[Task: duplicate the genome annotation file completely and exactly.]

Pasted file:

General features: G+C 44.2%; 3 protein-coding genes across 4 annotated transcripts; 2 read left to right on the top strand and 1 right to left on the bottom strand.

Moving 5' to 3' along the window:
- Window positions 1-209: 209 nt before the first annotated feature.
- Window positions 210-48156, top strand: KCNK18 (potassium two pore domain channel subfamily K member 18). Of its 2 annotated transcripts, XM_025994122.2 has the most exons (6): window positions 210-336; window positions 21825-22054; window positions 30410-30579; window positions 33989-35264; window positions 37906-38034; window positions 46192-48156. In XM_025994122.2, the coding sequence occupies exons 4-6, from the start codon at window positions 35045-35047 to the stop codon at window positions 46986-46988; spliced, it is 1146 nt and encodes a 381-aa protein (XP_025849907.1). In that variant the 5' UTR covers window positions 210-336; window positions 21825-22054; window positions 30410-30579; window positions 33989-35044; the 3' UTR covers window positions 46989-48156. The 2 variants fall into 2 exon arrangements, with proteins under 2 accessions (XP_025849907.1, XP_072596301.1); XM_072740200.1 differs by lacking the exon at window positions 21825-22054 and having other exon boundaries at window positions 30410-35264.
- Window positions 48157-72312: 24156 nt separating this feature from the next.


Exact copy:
General features: G+C 44.2%; 3 protein-coding genes across 4 annotated transcripts; 2 read left to right on the top strand and 1 right to left on the bottom strand.

Moving 5' to 3' along the window:
- Window positions 1-209: 209 nt before the first annotated feature.
- Window positions 210-48156, top strand: KCNK18 (potassium two pore domain channel subfamily K member 18). Of its 2 annotated transcripts, XM_025994122.2 has the most exons (6): window positions 210-336; window positions 21825-22054; window positions 30410-30579; window positions 33989-35264; window positions 37906-38034; window positions 46192-48156. In XM_025994122.2, the coding sequence occupies exons 4-6, from the start codon at window positions 35045-35047 to the stop codon at window positions 46986-46988; spliced, it is 1146 nt and encodes a 381-aa protein (XP_025849907.1). In that variant the 5' UTR covers window positions 210-336; window positions 21825-22054; window positions 30410-30579; window positions 33989-35044; the 3' UTR covers window positions 46989-48156. The 2 variants fall into 2 exon arrangements, with proteins under 2 accessions (XP_025849907.1, XP_072596301.1); XM_072740200.1 differs by lacking the exon at window positions 21825-22054 and having other exon boundaries at window positions 30410-35264.
- Window positions 48157-72312: 24156 nt separating this feature from the next.